How to Use a Sharp Shooter Shovel
Author: Ray Herndon
Whether it's called a SharpShooter Shovel, a Tile Spade, Drainage Shovel, or Transplanting Spade, this tool is ideal for digging a narrow trench, or transplanting deep-rooted shrubs and perennials.
Perhaps they got the name SharpShooter long ago because their narrow blades looked like the bayonets of soldier's rifles when laborers walked to work with them resting on their shoulders.
Perfect Shape for Narrow Trenching
The long narrow head of a SharpShooter is the perfect width for trenching to lay in standard 4 inch or 6 inch drain tile. The HISCO SharpShooter shovel that I tried is 6 inches wide and 14 inches long, whereas a common round-point shovel head is 9 inches wide and 11 inches long.
And a narrow point penetrates the soil with less resistance. For a smaller person with less mass for pushing the shovel point into the dirt, this difference alone enables them to tackle trenching projects that might otherwise be impossible.
Better Lift and Hang Angles
A shovel designed especially for digging, like a sharpshooter or a garden spade, will have less lift and hang than a common round-point shovel. To see this clearly, put the shovel head flat on the ground and hold it that way with your foot. The handle will angle upwards. The greater the distance from the end of the handle to the ground, the greater the shovel's LIFT.
My old long round-point shovel has a lift of about 25 inches. While for the HISCO SharpShooter shovel, the lift is 10 inches. This means that when standing erect with the handle in a vertical position, the sharp shooter spade will dig almost straight down, but the round-point shovel will dig at more of a 45 degree angle.
When digging straight down, a shovel with lots of lift and a deep hang will be angled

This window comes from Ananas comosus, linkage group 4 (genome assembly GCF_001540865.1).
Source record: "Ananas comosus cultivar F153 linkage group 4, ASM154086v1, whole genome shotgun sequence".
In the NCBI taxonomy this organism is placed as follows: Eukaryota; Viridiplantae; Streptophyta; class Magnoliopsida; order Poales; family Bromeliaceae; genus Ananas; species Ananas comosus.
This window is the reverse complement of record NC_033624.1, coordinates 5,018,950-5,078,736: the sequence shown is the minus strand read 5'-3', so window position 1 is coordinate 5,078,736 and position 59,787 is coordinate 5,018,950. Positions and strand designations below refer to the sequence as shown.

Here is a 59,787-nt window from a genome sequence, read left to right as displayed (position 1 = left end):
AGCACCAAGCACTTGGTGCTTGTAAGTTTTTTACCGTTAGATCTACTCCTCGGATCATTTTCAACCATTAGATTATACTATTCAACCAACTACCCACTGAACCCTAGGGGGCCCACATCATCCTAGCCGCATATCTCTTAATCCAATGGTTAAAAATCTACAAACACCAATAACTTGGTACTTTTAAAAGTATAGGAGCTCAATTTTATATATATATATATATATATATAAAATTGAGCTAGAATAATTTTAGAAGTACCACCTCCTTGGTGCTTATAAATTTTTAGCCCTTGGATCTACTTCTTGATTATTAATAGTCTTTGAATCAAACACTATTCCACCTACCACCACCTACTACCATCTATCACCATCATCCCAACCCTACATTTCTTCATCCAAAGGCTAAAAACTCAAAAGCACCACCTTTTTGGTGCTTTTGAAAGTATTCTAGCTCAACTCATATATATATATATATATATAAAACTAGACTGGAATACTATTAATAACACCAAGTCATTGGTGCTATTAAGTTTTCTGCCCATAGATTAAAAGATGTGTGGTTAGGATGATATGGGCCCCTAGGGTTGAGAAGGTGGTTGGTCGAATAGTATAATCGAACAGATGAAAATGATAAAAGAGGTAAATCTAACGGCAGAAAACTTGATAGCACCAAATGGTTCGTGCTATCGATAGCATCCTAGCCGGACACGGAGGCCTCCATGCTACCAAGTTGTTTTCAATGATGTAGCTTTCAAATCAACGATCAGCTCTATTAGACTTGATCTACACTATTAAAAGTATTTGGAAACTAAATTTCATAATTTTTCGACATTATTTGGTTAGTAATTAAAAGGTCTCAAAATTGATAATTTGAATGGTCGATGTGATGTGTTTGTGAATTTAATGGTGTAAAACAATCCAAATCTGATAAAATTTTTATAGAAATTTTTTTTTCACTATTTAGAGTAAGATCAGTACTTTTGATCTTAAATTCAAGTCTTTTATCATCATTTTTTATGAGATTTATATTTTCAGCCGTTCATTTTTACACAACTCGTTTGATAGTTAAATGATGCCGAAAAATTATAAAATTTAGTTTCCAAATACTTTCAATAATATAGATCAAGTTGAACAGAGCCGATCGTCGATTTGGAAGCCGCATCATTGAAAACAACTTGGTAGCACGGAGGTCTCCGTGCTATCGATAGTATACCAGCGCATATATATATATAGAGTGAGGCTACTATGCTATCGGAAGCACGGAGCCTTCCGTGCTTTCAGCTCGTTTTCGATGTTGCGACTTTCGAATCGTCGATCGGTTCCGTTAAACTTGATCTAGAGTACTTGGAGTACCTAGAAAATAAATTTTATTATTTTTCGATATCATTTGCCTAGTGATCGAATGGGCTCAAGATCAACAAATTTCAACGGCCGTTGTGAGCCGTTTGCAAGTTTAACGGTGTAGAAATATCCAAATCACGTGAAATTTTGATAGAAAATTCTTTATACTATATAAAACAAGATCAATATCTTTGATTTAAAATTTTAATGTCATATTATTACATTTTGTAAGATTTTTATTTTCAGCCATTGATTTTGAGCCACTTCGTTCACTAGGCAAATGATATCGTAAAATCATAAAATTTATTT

away from the operator, causing him to lean far over the blade.
That inefficiency slows progress and increases back strain.
The SharpShooter's advantage became clear to me on a recent project.
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SharpShooter Technique Proven in the Field
At the low end of our meadow, water bubbles up across a wide area after every rain, creating an impassable muddy slough. At one end of this muddy mess, a vernal pool formed. I suspect that a seasonal spring lies a few feet from the pool and opens up after the clay soil is softened by rain. I dug a narrow trench in extremely compacted, heavy silty clay soil between the pool and the area where I suspect the tiny spring may lie, both to drain the muddy area by channeling water to the pool, and to free the seasonal spring.
The narrow SharpShooter penetrated two inches of soil easily, but to go deeper I used a digging bar technique. Once I'd gotten a couple of shovels full of soil out to start the ditch, I worked my way backward, about 2-6 inches at a time. That might seem like a slow process, but the sharpshooter could dig down about 14 inches with each bite in soil heavy enough to warrant a mattock or digging bar. With the sharpshooter, I was pleased that I could move along steadily without switching to the mattock more than once.
My SharpShooter technique uses a rocking motion to displace the soil a little at a time, and ease the blade deeper. With a foot on the shoulder of the sharpshooter shovel, press down and then push the handle a bit forward. Maintain foot pressure while leaning back. Repeat the motion, rocking back and forth, until the blade has wiggled in to it's maximum depth. Then lever the handle backward to pry the heavy soil up and out of the ditch.
Alternatively, you can dig a narrow ditch in a circle around the base of the shrub, at the "drip line" which is the distance from the trunk to the tips of the biggest branches around the shrub. The lower lift angle and deeper penetration of the SharpShooter blade enables you to dig this way when transplanting shrubs, while moving less soil. Once the ditch is dug deeply around the root ball, use a sharp shovel to cut the soil and roots underneath the root ball. The the shrub and root ball can be lifted or dragged out of the hole.
SharpShooters may be long-handled or have a shorter handle with a D-grip. The shorter version offers advantages when working in tight spaces, and many people love the D-grip feature. It appears to be the most popular version. Maybe because I am tall, I like the long straight handle better. With a longer handle, I feel like I have greater leverage and control while standing more erect. It is a personal bias.
The SharpShooter is not for scooping and throwing material, like a square-blade shovel or manure scoop. It is superior for situations where you need to make a fairly deep but narrow cut in the ground. Power trenchers are a more expensive alternative, and not practical for certain small jobs, especially in confined spaces. For those jobs, a SharpShooter makes a big difference.
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